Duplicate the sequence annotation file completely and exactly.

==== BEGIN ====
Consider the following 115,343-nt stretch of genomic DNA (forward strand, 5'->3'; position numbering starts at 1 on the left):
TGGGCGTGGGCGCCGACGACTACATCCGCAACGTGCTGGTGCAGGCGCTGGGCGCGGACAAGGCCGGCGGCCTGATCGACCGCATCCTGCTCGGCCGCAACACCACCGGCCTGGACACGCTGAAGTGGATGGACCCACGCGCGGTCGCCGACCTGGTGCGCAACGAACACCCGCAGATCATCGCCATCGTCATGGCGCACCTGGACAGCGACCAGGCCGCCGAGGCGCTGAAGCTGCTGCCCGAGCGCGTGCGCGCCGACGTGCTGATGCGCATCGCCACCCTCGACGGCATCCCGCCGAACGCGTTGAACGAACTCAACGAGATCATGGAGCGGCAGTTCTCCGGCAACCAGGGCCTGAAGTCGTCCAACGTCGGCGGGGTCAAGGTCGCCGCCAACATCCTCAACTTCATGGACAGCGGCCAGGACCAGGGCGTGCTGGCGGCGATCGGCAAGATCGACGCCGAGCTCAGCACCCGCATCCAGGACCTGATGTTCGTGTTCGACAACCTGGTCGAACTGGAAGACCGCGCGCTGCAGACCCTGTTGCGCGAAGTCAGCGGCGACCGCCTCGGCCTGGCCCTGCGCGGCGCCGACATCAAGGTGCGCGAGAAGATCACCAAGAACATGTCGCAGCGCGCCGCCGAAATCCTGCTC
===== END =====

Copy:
Consider the following 115,343-nt stretch of genomic DNA (forward strand, 5'->3'; position numbering starts at 1 on the left):
TGGGCGTGGGCGCCGACGACTACATCCGCAACGTGCTGGTGCAGGCGCTGGGCGCGGACAAGGCCGGCGGCCTGATCGACCGCATCCTGCTCGGCCGCAACACCACCGGCCTGGACACGCTGAAGTGGATGGACCCACGCGCGGTCGCCGACCTGGTGCGCAACGAACACCCGCAGATCATCGCCATCGTCATGGCGCACCTGGACAGCGACCAGGCCGCCGAGGCGCTGAAGCTGCTGCCCGAGCGCGTGCGCGCCGACGTGCTGATGCGCATCGCCACCCTCGACGGCATCCCGCCGAACGCGTTGAACGAACTCAACGAGATCATGGAGCGGCAGTTCTCCGGCAACCAGGGCCTGAAGTCGTCCAACGTCGGCGGGGTCAAGGTCGCCGCCAACATCCTCAACTTCATGGACAGCGGCCAGGACCAGGGCGTGCTGGCGGCGATCGGCAAGATCGACGCCGAGCTCAGCACCCGCATCCAGGACCTGATGTTCGTGTTCGACAACCTGGTCGAACTGGAAGACCGCGCGCTGCAGACCCTGTTGCGCGAAGTCAGCGGCGACCGCCTCGGCCTGGCCCTGCGCGGCGCCGACATCAAGGTGCGCGAGAAGATCACCAAGAACATGTCGCAGCGCGCCGCCGAAATCCTGCTC